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The U.S. Senate is politically split with 50 Republicans and 50 Democrats, but leaders of the two parties agreed Wednesday that Democrats will hold the majority of the seats on each of the chamber’s issue-related committees where legislation is first drafted.
Senate Democratic leader Chuck Schumer announced the agreement with Senate Republican leader Mitch McConnell and said the chamber’s organizing resolution would be approved later in the day.
If they vote as a 50-member bloc, Democrats control the Senate because of the tie-breaking vote from Democratic Vice President Kamala Harris, who presides over the chamber.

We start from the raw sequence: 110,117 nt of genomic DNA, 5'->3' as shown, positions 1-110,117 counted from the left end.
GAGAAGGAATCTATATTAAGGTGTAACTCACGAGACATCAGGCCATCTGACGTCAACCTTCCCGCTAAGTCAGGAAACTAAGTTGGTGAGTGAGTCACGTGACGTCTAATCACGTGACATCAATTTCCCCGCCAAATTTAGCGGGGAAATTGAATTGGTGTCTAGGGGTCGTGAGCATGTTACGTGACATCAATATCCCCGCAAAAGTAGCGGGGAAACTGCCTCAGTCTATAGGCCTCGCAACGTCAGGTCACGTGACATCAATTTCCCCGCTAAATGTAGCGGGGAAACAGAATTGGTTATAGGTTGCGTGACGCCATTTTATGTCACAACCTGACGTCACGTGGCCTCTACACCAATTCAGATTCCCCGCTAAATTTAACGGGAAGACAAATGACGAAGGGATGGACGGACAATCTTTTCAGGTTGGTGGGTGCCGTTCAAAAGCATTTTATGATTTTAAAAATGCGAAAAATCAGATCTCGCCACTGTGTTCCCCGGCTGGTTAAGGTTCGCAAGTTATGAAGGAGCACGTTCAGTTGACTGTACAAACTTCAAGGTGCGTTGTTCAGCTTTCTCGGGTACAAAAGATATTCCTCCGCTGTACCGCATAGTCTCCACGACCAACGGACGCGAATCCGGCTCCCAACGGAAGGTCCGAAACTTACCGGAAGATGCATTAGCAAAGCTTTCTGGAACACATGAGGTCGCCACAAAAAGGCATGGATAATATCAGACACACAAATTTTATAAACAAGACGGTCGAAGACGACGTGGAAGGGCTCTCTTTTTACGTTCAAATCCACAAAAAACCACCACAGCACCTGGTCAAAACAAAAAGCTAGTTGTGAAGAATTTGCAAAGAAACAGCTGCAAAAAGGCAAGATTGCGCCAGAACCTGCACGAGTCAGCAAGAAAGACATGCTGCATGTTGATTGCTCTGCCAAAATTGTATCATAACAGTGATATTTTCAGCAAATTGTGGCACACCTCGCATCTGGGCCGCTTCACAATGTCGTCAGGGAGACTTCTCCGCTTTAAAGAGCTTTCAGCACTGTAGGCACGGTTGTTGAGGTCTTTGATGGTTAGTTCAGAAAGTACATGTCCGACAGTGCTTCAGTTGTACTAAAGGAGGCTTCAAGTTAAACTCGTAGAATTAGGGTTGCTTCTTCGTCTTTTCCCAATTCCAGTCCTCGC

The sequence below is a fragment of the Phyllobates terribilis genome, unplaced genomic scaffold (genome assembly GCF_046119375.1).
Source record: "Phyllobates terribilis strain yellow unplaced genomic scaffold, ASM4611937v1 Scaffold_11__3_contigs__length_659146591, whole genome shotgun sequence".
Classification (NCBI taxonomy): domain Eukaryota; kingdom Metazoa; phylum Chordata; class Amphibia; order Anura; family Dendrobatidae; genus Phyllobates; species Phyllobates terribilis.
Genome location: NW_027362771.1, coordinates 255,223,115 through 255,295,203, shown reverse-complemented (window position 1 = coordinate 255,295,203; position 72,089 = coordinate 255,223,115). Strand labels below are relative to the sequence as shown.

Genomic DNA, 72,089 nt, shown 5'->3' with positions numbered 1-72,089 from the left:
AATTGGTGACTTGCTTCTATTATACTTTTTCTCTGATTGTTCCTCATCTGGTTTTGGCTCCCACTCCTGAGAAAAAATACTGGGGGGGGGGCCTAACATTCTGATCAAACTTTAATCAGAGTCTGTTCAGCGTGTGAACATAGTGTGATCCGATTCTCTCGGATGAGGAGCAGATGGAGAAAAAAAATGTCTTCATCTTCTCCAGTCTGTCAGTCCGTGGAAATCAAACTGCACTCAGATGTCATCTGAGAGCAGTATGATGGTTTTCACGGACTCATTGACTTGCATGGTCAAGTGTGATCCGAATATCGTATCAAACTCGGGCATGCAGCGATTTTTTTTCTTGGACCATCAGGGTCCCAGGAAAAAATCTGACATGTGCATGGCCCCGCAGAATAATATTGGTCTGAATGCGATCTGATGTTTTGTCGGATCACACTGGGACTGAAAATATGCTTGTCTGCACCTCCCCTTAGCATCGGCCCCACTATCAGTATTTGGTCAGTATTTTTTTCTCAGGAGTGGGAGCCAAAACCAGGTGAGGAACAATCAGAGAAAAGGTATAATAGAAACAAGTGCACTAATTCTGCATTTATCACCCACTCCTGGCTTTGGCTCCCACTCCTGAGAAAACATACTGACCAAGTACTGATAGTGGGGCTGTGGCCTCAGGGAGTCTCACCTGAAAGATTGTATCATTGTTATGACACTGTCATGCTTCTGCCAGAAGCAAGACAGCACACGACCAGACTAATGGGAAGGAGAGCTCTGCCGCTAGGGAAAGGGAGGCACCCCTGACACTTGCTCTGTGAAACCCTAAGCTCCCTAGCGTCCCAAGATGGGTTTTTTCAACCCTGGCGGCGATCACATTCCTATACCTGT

Schumer and McConnell negotiated for a month over the legislative rules for the next two years before McConnell agreed to Schumer’s demand for control.
With Democrats holding the majority of seats on each of the Senate’s 20 standing committees, it could possibly be easier for new President Joe Biden to advance his legislative priorities. But even then, lawmakers sometimes do not agree with the stances adopted by presidents of their own party.
In the 100-member Senate, members of the minority party – now Republicans for the next two years -- often object to legislation proposed by a president of the opposite party, now the Democrat Biden, who took office two weeks ago.
In debate before the full Senate, some minority party lawmakers often filibuster against legislation they don’t favor, forcing at least 60 senators, some from both parties, to join to vote to break the filibuster and then vote on the legislation itself.